Generally an invitation to the meeting (an invitation to “the dance”) is crafted. Sometimes this is done with a lot of thought and crafted together between ET and SMT representatives. In other organisations we experience that the only thing SMT members know about the event is that someone has sent them a meeting invitation with an explict demand that they attend (which isn’t really an invitation at all).

The Dance Styles

We also experience a real range of meeting formats when these meetings take place. We thought it would be helpful (and fun) to use a number of dance styles to describe the variety of style of interactions that can take place in organisations when the executive team meets their senior management team to “dance”. These are offered to help you make sense of your experience of such gatherings in your organisation. Hopefully they might help you to be a little more conscious of whether the nature of the dance supports of undermines the culture you are looking to support.

Paso Doble

Modelled on drama and movement of the Spanish bullfight. “This two-person dance form has the man performing as the bullfighter and the woman as the cape”(1). Based on passionate and short lived session-based exchanges usually around a pressing issue or project, usually in the spotlight with a rather dramatic soundtrack. In such ET/SMT gatherings:

– political factions may “lock horns” or try and score points or get the upper hand
– Executive Team members lead on key agenda items and are supported by their respective SMT members
– conversations are highly male-dominated: men take the lead and women provide support and an artistic flourish
– words like “critical” or “burning platform” may be used with great frequency and team members are invited to create action plans with unfeasibly short timelines

Viennese Waltz

This describes a formal and formulaic process with background music known to all. “The Viennese waltz is a rotary dance where the dancers are constantly turning either toward the leader’s right (natural) or toward the leader’s left (reverse), interspersed with non-rotating change steps to switch between the direction of rotation.” (2).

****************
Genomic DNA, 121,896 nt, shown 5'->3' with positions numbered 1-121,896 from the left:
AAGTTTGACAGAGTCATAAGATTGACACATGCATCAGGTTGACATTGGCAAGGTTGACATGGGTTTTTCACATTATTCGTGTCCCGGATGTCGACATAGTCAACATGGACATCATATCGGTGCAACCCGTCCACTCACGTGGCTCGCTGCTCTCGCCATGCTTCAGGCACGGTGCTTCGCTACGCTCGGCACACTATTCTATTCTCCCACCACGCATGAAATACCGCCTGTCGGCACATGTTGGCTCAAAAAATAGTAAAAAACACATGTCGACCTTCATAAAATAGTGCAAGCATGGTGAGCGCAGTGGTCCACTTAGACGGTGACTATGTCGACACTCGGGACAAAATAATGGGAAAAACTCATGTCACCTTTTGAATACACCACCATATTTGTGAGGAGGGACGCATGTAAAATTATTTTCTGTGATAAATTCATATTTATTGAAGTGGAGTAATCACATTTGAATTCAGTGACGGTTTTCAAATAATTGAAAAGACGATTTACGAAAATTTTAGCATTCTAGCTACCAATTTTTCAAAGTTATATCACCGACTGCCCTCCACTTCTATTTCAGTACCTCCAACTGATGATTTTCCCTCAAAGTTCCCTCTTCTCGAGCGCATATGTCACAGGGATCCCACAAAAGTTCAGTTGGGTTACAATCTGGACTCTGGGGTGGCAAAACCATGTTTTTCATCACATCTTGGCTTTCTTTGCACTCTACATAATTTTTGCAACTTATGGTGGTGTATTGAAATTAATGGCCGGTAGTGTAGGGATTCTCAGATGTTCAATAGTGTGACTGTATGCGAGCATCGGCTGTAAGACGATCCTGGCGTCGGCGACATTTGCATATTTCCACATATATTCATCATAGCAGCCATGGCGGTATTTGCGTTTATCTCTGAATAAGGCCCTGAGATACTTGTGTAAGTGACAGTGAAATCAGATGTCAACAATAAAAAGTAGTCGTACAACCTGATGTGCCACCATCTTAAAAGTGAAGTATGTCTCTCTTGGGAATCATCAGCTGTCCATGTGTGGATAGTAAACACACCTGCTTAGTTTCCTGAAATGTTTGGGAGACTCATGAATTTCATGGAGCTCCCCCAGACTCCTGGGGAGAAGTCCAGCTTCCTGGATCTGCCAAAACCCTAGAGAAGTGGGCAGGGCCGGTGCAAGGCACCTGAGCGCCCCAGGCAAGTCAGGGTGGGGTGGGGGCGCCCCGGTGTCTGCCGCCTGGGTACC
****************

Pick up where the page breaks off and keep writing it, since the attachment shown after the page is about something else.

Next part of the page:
Your teams dance in this way if:

– you have a very clear tempo or rhythm to your ET/SMT meetings
– meeting agendas and formats (if not agenda items) are predictable
– the leader takes a formally prominent role
– the dance requires training and not knowing the rules can lead to critical comments and whispers of incompetence

Scottish Reel

Highly participative process amongst a group of equals, with many taking part. “Fast tempos, quick music and a lively feel” (3). You will know if you have this dance in your organisation if:

– many are encouraged to take part in ET/SMT “gatherings”
– you are not expected to “know it all” as others will help you out
– you experience the meetings as fun and energising
– there are clear patterns of interaction together with a spirit of co-creation

Contemporary Dance

“Tends to be intricate and physical, and the dancers change levels and directions quickly and seamlessly. Contemporary dance may deal with… images, or emotional extremes. It has a rawness that sets it apart from plot-driven ballets or Broadway jazz.” (4). Executive Team/Senior Management Team meetings with this dance style:

– work a lot with metaphors
– acknowledge and express a full range of emotions
– expect all present to take up different leadership positions regardless of anyone’s position in the formal hierarchy
– are highly dynamic in their meeting formats and subject matter

Military Tattoo

A highly practiced series of music or artistic performances teams in a tightly choreographed and timetabled schedule, usually with a large audience gathered in a ticketed seating area. You will know your ET/SMT meetings resemble a Military Tattoo if:

– your agendas are highly predictable
– everyone knows their place and role in the meetings and all are expected to be perfectly aligned in advance
– you generally have a large number of people who come to observe the meetings, usually in seats set apart from ET & SMT members
– the sessions often involve a series of increasingly attractive but complicated power-point slides presented with key points preceded with drum-rolls and successes with trumpets.

We at Metalogue love dance – we help executive teams improve their technique or change their dance style. So…which dance do you recognise in your own organisation?


4. Helen Hayes, Youth Dance Ensemble director, Joy of Motion Dance Center, Washington, DC, quoted at: